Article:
That has considerable implications for the present system.
Can it be accommodated within the present Network Rail structure? Perhaps NR’s recent re-nationalistion may help if the United Kingdom continues, and a Scottish subsidiary can be set up.
What would be the relationship between a Scottish nationalised railway and an England and Wales disaggregated, partially-privatised one, operated by ‘franchised’ TOCs and privately-owned freight operating companies?
Who would own the rolling stock? What would be the role of the rolling stock leasing companies in Scotland?
(These same questions may also be asked in the event of a vote for independence.)
‘Devo-Max’ – England and Wales
MOREOVER, what are to be the consequences after 18 September 2014 on the railway organisational structure in England and Wales of either Scottish independence or ‘Devo-Max’?
Thus far, the Westminster government has made much noise about devolving more responsibilities to city regions and local authorities for train services in the North and the West Midlands.
In Wales the situation is less clear, despite having a devolved Welsh Assembly Government – for example, the argument continues between Cardiff and Westminster about who is to pay for electrifying the Cardiff Valley lines!
And in England the reality so far is that, sadly, little has actually changed.
Indeed, in the North of England the dead-hand of central government control has continued to manifest itself only this week with the withdrawal of off-peak day return ticket validity during the evening peak period on many services operated by Northern. I have much sympathy with the management at Northern (currently half foreign owned by Dutch Abellio, together with British Serco) who have taken a big hit in bad publicity for the new restrictions – but the reality is that raising more fare box revenue was a condition of its masters (i.e., the London-centric DfT and Treasury) extending the franchise.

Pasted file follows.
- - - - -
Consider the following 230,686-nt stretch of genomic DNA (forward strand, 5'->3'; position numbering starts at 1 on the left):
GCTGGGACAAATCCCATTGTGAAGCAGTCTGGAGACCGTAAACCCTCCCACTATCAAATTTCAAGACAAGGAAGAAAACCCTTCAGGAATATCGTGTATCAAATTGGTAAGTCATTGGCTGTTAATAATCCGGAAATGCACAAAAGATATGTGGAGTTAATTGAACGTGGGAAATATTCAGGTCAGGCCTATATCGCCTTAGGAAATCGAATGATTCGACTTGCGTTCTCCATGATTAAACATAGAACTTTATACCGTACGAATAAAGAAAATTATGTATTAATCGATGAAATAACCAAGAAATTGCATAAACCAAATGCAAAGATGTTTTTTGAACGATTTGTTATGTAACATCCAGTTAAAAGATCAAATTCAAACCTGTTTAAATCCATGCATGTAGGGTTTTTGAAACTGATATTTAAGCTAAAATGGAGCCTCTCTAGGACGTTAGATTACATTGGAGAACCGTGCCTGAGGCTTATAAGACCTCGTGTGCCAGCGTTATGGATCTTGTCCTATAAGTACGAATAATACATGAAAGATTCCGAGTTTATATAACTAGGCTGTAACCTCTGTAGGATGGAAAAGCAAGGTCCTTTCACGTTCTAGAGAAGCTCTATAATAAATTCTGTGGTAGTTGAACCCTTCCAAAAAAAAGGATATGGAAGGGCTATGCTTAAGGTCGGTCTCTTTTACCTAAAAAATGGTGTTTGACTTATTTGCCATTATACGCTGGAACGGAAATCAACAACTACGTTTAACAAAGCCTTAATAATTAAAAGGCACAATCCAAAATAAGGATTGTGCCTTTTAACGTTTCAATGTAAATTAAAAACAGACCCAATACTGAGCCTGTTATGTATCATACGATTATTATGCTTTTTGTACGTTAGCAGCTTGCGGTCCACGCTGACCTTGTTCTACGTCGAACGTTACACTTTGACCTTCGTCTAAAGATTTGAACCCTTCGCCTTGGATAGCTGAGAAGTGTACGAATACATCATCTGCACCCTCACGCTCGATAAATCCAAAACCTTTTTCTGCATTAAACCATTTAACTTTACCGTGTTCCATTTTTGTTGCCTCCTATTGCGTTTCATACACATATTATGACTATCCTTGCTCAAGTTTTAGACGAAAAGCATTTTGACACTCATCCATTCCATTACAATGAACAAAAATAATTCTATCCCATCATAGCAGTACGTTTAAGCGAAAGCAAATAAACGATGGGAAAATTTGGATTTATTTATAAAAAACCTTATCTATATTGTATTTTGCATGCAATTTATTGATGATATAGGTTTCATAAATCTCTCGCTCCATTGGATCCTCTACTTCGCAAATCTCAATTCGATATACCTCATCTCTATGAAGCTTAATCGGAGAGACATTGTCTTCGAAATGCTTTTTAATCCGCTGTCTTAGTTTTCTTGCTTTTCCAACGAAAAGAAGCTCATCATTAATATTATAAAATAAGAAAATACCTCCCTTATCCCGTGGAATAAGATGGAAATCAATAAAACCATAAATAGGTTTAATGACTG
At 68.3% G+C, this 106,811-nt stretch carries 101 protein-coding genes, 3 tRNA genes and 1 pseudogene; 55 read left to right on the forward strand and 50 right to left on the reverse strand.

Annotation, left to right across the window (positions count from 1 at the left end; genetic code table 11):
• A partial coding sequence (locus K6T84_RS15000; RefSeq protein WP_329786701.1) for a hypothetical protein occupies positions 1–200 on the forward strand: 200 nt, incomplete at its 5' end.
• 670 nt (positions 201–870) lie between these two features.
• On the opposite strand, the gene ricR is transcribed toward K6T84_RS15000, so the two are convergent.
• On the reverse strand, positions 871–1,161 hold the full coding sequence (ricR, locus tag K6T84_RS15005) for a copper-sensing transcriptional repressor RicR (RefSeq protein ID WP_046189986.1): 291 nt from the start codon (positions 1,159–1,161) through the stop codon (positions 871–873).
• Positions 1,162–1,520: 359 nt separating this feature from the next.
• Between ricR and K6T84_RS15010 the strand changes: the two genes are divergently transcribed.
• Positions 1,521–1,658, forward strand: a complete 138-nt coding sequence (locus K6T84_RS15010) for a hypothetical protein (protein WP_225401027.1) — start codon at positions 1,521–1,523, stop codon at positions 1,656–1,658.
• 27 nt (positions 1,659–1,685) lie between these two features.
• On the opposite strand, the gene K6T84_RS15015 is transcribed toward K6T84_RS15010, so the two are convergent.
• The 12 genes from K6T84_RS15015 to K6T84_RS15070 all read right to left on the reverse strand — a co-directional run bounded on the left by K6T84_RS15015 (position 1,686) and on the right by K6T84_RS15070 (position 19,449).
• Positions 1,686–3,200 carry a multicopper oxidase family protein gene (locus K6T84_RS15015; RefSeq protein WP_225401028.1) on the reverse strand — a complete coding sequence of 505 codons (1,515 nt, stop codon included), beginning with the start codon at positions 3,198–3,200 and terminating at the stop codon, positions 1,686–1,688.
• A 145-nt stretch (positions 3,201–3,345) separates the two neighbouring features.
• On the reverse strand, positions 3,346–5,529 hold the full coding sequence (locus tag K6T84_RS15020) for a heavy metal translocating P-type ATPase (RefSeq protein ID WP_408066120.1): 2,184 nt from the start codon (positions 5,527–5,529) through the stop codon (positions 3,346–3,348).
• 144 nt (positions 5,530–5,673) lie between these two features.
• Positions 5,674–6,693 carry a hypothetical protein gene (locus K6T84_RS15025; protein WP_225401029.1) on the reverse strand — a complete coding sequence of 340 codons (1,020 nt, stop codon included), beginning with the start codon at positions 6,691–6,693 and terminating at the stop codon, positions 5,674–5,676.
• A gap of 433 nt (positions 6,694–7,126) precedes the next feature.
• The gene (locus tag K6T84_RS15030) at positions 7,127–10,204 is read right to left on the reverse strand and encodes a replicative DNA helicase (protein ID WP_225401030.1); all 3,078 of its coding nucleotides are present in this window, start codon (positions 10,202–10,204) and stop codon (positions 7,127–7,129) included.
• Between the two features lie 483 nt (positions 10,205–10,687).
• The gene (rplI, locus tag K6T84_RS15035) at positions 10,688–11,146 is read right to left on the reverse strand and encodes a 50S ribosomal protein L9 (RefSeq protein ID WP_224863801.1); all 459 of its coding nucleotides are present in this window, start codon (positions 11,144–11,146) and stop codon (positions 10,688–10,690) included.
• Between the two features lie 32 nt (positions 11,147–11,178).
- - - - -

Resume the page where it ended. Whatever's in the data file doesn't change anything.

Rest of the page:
So much for any proof of real intent to devolve responsibility away from London!
In the Midlands, even less has happened – partly because of an unbalanced local government structure. Birmingham, England’s second city, dominates the West Midlands and this greatly worries even the surrounding metropolitan authorities, let alone the nearby non-metropolitan ones.
Nevertheless, with its partner metropolitan authorities, Birmingham is now central to a new integrated transport authority – but there is no such structure for the East Midlands, despite the size and economic significance of Derby, Leicester and Nottingham. Nor are there any ‘city region’ structures – in the West Midlands because it is feared Birmingham will dominate, and in the East because Derby, Leicester and Nottingham were never recognised as ‘metropolitan’ areas. (The same is true of areas such as Bristol/North Somerset, and Southampton and Portsmouth, for example.)
This muddle is all a consequence of the local government structure bequeathed to us by Edward Heath’s Conservative government 40 years ago, in 1974. In my view, this structure was wrong then (I was a councillor in an all-purpose county borough council at that time and I campaigned against it) and it is even more inappropriate in the 21st Century – complicated now by the creation and addition of Local Enterprise Partnerships in England.
In the North of England there is steadily-growing and widespread demand, apparently supported by the Chancellor George Osborne, himself a Northern MP, for much more devolved power over transport – both infrastructure and services – accentuated by the recent ‘One North’ proposals for a £15 billion boost to east-west transport links, mainly rail-based, over the next 15 years.
And concerns are growing in the Midlands, too – with a major conference to take place next month on the need for the West and East Midlands to draw closer together, including improving east-west transport links to serve and help develop an economy (which includes England principal manufacturing centres) that is already equal to Denmark’s . . . and greater than Scotland’s!
Whether Scotland votes ‘yes’ or ‘no’ on 18 September, there are surely going to be major changes to the way the United (or Disunited) Kingdom is henceforth structured and governed – and the railways will be part of this.
What a shame that no one seems to have been preparing for either possibility!